The O.C.
The Debut

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Fisticuffs and Wristicuffs

Meanwhile at the Big House, we get another car-pulling-into-driveway shot. The cameraman exclusively assigned to providing these critical plot aids has branched out this time, employing a different, close-up angle of the driveway. We see that the car contains Sandy, back from surfing and unloading his car in a particularly inefficient way -- cutting a six-foot swath around the car while walking from the driver's-side door toward the trunk, and then pulling out each small item one at a time, carrying it to the curb, depositing it there, and returning for the next item. It's strange. Jimmy appears, and small-talks that Sandy got some surfing in. Sandy explains that he's taking advantage of a late court date, and Jimmy moans, "I used to have hobbies." Because he's so much busier than Sandy is, what with his illegitimate business ventures and all. Jimmy then gets to the point, apologizing to Sandy for approaching Kirsten for the loan; he knows Sandy isn't "thrilled" with Jimmy, and that Jimmy should have asked Sandy directly. ["Why? They aren't friends, and it isn't Sandy's money. Shut up, Jimmy." -- Wing Chun] He claims he wasn't going behind Sandy's back, and Sandy generously responds, "Look, it's done. Let's move on." Jimmy adds that he was afraid of what Sandy would think of him, claiming that losing such a large amount of money is not "an impressive accomplishment." After a brief pause, Sandy perfectly delivers the line, "How much money'd you lose?" Jimmy laughs the question off, claiming that it's not important. After another brief pause, Sandy even more perfectly delivers the follow-up line, "How'd you lose it?" Hee. Jimmy ignores this completely, rushing to say that the important thing is that he doesn't know what he and Julie would do without friends like the Cohens. He attempts to wrap up the conversation by extending his hand, but Sandy is obviously not appeased, and questions whether everything is okay. Jimmy laughingly insists that everything is fine, and leaves. The eyebrows are suspicious.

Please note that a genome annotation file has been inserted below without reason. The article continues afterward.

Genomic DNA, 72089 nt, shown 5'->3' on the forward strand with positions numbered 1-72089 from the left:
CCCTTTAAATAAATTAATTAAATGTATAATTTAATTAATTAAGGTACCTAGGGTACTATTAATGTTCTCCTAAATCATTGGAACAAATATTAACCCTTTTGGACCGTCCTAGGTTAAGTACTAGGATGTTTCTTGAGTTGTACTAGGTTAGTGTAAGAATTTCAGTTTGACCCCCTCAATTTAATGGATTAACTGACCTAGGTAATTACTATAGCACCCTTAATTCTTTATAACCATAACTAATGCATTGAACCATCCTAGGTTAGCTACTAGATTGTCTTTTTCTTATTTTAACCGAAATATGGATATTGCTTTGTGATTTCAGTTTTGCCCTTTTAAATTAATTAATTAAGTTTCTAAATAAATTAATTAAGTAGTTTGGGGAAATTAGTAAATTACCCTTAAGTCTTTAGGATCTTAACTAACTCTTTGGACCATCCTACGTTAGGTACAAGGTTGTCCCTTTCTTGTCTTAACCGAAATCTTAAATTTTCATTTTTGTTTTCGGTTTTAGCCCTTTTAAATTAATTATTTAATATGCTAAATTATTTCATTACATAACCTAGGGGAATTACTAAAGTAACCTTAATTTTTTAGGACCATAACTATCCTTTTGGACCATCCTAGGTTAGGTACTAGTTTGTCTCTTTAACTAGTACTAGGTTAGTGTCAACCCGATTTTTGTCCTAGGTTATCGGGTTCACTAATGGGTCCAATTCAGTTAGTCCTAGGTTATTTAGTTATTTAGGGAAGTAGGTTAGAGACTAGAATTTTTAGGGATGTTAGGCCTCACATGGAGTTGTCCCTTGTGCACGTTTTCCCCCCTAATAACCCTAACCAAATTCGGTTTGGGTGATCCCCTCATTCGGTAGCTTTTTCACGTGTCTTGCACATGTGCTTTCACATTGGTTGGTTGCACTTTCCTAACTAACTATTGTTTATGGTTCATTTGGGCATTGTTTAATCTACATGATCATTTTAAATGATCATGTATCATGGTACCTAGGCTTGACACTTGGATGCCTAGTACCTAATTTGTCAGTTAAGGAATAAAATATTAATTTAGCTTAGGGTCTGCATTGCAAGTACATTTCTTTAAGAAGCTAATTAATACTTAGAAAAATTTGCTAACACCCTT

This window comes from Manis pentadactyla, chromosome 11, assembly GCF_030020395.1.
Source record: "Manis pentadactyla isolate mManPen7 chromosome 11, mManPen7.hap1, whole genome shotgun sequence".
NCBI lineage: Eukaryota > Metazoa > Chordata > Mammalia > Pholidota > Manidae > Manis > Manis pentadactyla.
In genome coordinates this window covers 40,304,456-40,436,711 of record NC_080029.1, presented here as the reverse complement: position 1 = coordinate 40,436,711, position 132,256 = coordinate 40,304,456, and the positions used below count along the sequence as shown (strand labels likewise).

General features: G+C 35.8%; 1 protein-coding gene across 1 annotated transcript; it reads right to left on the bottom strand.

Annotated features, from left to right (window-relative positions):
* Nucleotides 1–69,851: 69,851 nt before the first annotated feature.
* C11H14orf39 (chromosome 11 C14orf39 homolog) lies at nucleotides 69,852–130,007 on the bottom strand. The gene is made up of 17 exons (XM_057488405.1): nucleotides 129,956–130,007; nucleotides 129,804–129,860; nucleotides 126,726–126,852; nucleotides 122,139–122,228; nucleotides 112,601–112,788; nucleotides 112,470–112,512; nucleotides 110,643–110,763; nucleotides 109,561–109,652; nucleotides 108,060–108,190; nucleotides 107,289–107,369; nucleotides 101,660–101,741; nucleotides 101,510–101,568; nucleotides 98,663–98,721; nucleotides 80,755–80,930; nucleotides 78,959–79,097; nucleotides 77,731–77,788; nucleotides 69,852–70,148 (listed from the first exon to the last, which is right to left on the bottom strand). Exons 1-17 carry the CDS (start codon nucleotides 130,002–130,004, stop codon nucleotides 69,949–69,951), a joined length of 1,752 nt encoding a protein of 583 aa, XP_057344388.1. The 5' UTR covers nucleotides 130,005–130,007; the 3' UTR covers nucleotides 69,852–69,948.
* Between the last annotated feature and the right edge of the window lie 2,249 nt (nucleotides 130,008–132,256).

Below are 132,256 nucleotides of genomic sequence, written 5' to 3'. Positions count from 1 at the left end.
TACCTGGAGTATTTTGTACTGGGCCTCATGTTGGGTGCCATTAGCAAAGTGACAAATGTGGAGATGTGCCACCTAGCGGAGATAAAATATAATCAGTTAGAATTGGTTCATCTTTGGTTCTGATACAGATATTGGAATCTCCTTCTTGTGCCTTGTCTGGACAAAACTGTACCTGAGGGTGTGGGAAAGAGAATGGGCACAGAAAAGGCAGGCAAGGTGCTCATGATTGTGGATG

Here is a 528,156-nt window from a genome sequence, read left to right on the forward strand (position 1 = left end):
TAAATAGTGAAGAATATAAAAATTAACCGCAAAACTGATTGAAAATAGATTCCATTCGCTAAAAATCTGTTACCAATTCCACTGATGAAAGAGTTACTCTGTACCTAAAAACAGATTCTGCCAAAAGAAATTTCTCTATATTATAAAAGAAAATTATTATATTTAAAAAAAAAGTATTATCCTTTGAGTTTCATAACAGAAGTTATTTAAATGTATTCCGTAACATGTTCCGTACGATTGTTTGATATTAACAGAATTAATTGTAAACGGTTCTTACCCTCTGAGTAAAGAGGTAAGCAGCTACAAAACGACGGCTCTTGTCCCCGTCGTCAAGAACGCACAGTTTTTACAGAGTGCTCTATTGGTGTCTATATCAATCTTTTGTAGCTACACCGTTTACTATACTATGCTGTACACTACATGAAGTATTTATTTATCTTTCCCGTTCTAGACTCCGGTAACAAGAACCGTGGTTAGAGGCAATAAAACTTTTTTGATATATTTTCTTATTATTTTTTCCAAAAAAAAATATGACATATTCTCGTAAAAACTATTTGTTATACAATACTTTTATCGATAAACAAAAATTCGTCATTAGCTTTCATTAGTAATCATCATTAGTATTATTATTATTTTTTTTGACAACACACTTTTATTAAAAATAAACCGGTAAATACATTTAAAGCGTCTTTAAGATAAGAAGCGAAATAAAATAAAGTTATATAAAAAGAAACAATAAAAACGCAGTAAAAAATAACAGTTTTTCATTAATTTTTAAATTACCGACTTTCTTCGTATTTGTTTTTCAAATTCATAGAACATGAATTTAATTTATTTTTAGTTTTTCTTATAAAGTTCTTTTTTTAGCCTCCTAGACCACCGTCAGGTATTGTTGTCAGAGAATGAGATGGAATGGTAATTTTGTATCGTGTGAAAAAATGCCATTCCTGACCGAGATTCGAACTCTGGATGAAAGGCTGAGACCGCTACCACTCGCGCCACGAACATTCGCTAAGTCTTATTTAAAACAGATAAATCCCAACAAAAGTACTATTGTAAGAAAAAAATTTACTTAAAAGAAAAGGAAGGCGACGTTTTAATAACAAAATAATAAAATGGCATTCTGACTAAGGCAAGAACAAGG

Back at the country club, a man shows Ryan racks of Gucci, Armani, and Versace tuxes. And rich though these boys may be, I still don't see them caring that much about the labels on their tuxedos. In the background, girls paw through racks of ugly white dresses. And what are these, rentals? Wouldn't they go shopping for their dresses? It seems very non-elite to me. Plus, those dresses are looking more Hot Topic than haute couture. Conveniently, Marissa is picking up her dress, and she and Ryan "hey" each other. In response, perhaps, to the director instructing her to convey her confusion by bugging out her eyes, Marissa does so, and then asks what Ryan's doing there; he jokes that he "had an appointment with [his] personal shopper." She recalls that he was supposed to leave with his mother, and he explains that it didn't work out, so he's now "kinda living with the Cohens." Marissa excitedly asks, "For good?" and he asks whether that's going to be a problem. Marissa insists that it's great news, adding, "I guess now we can be friends, right?" Because if Ryan were going to be living in Chino, a friendship was most certainly out of the question.

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The O.C.




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